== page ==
It’s a busy Monday morning in the market town of Luanda, near Lake Victoria in Kenya, and shoppers are crowding around the many stalls selling tomatoes, onions and other vegetables. Over at the fish stall, however, business is slow. The tilapia on sale there are large and fresh, but they sell for 200 Kenyan shillings (£1.50). That’s a lot of money in an area where a day labourer might earn 400 shillings.
Overfishing in Lake Victoria has seen fish become a luxury here, putting this healthy source of protein out of the reach of many people. Average annual per capita fish consumption in Kenya is just 5 kilograms, compared to the worldwide average of 18.4kg.
That needs to change, according to Otieno Okello, a local aquaculture entrepreneur whose business – Pioneer Fish Farm, a few miles out of Luanda – is being supported with funding from GAIN’s Innovation Accelerator programme.
“My grandmother tells me stories about the variety of fish we used to have in Lake Victoria,” says Okello. “But with population growth, overfishing, and the introduction of an alien species – the Nile perch – local fish stocks have been decimated. Even 10 years ago, a fisherman might bring in 80-100kg a day. Today, you’re lucky if you come back with 10kg.”
Okello believes the answer lies in stimulating the local aquaculture industry to produce a steady supply of farmed fish. This isn’t a new idea: in the past, government funding has resulted in lots of ponds being dug in this area for that very purpose. But many now lie empty, as farmers weren’t adequately trained, and harvests were erratic. Pioneer Fish Farm wants to try again, and do it better.
For example, many farmers previously received mixed-sex tilapia fingerlings, says Okello. Tilapia breed fast, so 1,000 fingerlings becomes 10,000 in six months. But farmers didn’t necessarily realise this, or provide adequate feed. The result? A pond full of 10,000 tiny fish, rather than 1,000 large ones.
While that wasn’t the objective, Okelloa noticed that people did actually buy those small fish, which sparked the idea for his plan. With demand clearly there for smaller, affordable fish, what he needed to do was to help those farmers produce them in a more organised way. If they could deliberately turn around a harvest of smaller fish every couple of months, rather than accidentally after 10 months, there would be a steady supply and a regular income for the farmers.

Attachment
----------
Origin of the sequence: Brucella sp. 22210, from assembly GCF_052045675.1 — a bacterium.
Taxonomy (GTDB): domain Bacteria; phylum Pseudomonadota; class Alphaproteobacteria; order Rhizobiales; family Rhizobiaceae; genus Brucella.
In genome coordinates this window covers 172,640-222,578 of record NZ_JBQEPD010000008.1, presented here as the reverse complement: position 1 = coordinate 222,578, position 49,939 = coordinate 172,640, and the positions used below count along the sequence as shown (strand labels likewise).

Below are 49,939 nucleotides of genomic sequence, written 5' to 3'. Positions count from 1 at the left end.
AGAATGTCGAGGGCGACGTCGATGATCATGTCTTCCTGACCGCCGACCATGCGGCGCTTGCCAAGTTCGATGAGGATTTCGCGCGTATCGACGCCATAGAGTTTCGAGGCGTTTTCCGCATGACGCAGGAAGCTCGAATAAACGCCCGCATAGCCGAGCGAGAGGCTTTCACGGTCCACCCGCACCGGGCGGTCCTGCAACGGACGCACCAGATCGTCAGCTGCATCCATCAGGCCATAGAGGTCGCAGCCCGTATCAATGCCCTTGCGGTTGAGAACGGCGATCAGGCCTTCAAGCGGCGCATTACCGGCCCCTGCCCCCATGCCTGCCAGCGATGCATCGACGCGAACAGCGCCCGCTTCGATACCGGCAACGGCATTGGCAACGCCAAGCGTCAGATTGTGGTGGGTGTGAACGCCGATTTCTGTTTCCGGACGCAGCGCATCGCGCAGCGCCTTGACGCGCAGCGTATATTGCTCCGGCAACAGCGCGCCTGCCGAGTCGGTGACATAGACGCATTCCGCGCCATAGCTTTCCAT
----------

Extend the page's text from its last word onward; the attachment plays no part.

“We’ve traditionally been taught as fish farmers to grow a fish to 300g, but there are people who cannot afford that fish, so how do you incorporate fish into their diet? The fact is a fish doesn’t have to be 300g. I could sell a 120g fish at a fraction of the cost. It’s got enough flesh and the bones are soft enough to chew so you get the calcium. And then maybe once a week, your kids can eat that source of affordable protein.”
Okello has recently expanded his own fish farming site with new ponds where he will produce 200,000 fingerlings a month. Around 80% will be sold to local farmers, while he produces his own fish from the rest. He’s also taken on four staff who will serve as his own extension workers, providing high-quality training to the farmers who will in effect become outgrowers so that Okello can consolidate supply.
“We will act as the hub,” he explains. “If I leverage these farmers as outgrowers, we can be the base to develop a consistent market supply. Previously, farmers might grow some fish, and then there would be nothing for six months. If I consolidate from many outgrowers, I can supply fishmongers three times a week or even every day, and link all those farmers to the market.”
The eventual impact, Okello hopes, will be steady incomes for many more fish farmers, and improved health. It will also restore the cultural role of fish in this region.
“This region used to be famous for fish. Right now, if you eat a fish here it’s probably on Christmas Day. Nutrition has been seriously impacted. By regularly getting affordable fish onto the plates of poor and vulnerable people again, I hope we can change that.”